Checking Out Local Music: KDL's Vibes Program

Hear free local music through Kent District Library Vibes program.

Combining the modern convenience of a music streaming service with the real cash compensation local artists should get for their work, the Kent District Library has created the perfect digital chronicle of the West Michigan music scene with its KDL Vibes program.

Began back in the fall of 2021, KDL Vibes was a long time in the making, and remains an ongoing process. The program features an ever-growing collection of music of all genres from acts across Kent County, and around West Michigan. The service is free for listeners, and KDL cardholders can download any of the music licensed by the program.

“Vibes provides our patrons who may not otherwise seek out local music, an opportunity to discover music that is being made in their community, all in one digital public space,” Adam Marth, Branch Librarian at KDL’s Wyoming Branch, told Revue. “It strengthens the relationship between the library and the music community in a fresh way, allowing patrons to connect with local musicians, and showcasing the musicians’ works to a giant audience of library patrons.”

KDL Vibes recently reopened its submission process—running now through July 31—where bands and musicians can submit their music for consideration. Artists selected by the submission panel will receive a $250 honorarium for licensing their albums to KDL Vibes. 

“In many ways it’s unlike any other platform KDL offers,” Faye Harbison, Branch Librarian at KDL’s Plainfield Township Branch, said. “Most notably that the Vibes team is directly connected to the material that we’re able to offer patrons, we’re one step away from the artists, and we’re fans! Such a unique connection makes the work that our small team of three put into it that much more rewarding.”

Alongside Marth and Harbison, KDL Digital Marketing Strategist Josh Mosey has joined the KDL Vibes team, which works with community curators during their submission period in selecting a limited number of additions to the Vibes collection. In all, the panel looks to add about 20-30 albums during each of its submission periods. 

“Listening to all the submissions is just such a joy, there’s no other way to describe it,” Harbison said. “Knowing that so many artists want to be in the Vibes collection, and also have the trust in us to put their music out in the world, is something special. Plus, every submission round, I end up with a long list of artists to check out that’s at least double what we can end up adding to the collection.”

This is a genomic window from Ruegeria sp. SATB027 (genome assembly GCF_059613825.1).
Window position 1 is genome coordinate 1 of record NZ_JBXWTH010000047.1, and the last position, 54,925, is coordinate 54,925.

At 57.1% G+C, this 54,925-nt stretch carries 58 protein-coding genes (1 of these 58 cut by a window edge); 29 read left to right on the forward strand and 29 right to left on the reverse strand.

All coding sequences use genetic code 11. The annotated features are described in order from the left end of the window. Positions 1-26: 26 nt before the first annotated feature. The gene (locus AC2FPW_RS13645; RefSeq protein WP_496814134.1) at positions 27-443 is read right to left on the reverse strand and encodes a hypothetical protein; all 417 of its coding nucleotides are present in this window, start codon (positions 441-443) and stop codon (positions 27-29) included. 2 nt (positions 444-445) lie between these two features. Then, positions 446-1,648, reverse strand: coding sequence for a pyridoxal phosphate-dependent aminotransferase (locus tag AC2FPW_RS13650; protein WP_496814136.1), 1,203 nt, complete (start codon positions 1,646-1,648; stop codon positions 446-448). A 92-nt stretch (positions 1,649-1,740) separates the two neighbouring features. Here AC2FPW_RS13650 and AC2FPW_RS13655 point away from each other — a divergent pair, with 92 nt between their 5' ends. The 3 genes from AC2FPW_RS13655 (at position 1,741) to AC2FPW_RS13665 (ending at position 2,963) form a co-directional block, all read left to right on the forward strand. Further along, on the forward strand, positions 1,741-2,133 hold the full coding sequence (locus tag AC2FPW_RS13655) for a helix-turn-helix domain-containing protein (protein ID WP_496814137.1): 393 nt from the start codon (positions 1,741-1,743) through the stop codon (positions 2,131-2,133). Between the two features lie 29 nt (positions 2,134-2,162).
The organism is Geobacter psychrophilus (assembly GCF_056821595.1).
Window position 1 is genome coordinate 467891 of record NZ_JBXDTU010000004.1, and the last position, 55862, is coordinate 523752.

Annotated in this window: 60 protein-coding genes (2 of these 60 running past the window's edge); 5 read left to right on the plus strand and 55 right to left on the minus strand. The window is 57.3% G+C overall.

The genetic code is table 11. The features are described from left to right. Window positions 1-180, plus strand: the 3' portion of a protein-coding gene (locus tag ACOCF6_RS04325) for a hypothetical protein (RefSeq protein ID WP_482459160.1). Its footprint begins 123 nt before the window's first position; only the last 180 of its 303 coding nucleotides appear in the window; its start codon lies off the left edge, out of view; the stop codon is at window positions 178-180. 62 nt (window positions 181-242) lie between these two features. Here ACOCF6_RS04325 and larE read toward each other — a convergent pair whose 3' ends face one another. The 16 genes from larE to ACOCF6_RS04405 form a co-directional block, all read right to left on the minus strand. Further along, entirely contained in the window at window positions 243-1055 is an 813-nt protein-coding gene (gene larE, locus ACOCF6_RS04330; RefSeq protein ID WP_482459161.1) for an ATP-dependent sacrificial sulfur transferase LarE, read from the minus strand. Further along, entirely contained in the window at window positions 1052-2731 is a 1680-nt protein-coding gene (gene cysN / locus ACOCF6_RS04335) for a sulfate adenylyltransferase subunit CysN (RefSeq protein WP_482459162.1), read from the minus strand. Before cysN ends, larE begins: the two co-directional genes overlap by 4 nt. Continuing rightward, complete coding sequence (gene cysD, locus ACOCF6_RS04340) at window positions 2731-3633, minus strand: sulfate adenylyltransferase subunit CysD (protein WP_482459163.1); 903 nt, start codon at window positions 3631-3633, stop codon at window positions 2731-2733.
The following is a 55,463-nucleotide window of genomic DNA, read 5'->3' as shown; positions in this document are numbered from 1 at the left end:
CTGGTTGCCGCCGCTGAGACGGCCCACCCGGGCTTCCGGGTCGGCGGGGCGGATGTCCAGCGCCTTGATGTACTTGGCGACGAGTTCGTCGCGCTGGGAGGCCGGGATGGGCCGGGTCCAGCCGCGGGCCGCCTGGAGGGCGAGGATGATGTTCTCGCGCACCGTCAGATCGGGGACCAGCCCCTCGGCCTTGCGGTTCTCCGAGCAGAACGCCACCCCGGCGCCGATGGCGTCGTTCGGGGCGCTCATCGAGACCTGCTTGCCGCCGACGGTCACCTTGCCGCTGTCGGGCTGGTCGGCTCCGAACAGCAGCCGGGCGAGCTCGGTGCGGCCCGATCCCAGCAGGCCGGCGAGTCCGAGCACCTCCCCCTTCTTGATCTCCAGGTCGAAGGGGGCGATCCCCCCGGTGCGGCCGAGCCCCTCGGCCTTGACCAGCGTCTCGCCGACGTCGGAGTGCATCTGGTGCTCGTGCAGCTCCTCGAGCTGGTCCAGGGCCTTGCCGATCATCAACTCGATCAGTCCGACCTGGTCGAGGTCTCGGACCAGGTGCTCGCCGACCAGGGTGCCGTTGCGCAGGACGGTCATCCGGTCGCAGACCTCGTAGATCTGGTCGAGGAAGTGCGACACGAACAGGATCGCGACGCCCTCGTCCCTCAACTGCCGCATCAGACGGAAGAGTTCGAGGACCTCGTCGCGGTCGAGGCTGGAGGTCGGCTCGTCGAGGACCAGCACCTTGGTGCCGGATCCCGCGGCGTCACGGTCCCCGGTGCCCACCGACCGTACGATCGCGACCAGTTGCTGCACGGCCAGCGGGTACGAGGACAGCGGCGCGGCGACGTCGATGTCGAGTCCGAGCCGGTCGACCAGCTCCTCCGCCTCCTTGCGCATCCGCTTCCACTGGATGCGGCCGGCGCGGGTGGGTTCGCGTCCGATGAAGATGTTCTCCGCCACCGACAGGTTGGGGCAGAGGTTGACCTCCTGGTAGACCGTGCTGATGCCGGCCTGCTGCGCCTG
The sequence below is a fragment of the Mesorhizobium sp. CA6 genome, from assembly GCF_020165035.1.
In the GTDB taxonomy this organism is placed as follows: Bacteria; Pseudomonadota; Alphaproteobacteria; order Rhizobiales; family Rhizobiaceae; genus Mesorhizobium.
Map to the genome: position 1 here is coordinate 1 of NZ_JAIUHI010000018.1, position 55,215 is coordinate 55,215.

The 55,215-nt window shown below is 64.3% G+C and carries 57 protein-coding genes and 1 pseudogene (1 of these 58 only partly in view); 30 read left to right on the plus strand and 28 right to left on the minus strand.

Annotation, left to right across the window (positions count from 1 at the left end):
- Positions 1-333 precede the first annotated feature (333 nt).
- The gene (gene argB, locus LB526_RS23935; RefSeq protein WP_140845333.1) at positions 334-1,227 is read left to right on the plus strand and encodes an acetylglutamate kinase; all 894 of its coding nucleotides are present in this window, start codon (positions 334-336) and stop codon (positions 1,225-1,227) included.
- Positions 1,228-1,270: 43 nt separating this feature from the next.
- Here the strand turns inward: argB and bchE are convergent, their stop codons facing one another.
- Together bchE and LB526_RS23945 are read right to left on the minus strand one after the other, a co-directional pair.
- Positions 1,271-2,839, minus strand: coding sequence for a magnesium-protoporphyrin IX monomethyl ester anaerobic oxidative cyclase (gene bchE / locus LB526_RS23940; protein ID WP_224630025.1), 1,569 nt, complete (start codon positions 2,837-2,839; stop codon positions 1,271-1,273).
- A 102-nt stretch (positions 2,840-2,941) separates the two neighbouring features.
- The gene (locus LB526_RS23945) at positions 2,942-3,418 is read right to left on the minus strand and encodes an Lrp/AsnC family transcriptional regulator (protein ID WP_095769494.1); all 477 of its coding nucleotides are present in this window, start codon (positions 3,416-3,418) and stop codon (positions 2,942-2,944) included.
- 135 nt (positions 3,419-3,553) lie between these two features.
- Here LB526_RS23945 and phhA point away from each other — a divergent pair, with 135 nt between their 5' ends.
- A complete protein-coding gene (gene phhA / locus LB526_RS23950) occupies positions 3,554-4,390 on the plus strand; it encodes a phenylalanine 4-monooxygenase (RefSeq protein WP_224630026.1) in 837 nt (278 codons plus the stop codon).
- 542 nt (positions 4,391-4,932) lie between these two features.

KDL Vibes partners with the Milwaukee-based company, Rabble, who hosts and manages their collection through their MUSICat service. The company pioneered this type of platform, and has adopted similar services for a network of libraries throughout North America. 

“Our collection includes music from the greater Kent County area, and musicians who play or record in Michigan,” Josh Mosey said. “By having artists within driving distance of our library branches, it’s a lot easier to get them out to do events like our Reference Desk Mini-Concerts—live in-person acoustic sets held in different library branches that will be starting up again in January 2024.”

This fall KDL Vibes will expand into live performances even more when they host Vibes Fest, a two-day celebration of local talent happening at KDL’s Cascade Township Branch. The event will run 12-8 p.m. on Sept. 23 and 12-5 p.m. on Sept. 24, and showcase a variety of bands including Low Phase, Motherland, Avocadosquad, RTRN, Daisybox and The Dangling Participles. The fest will have two stages, with one for acoustic acts, and one for full bands, along with staggered set times, to keep the music going. 

Posters promoting the completely free to attend event will go up soon, featuring work by local artist Rhiannan Sibbald.

“Since the initial launch of the KDL Vibes program a couple years back, it went from being an online music streaming platform to including live in-person acoustic events, and is now going to include a two-day indoor/outdoor concert,” Mosey said. “It has already grown so much that it’s hard to predict what’ll happen next. We’re just excited to support West Michigan’s vibrant music scene by providing platforms, opportunities and cold, hard cash to the acts that deserve the local love.”

To listen, or for more information on submissions, check out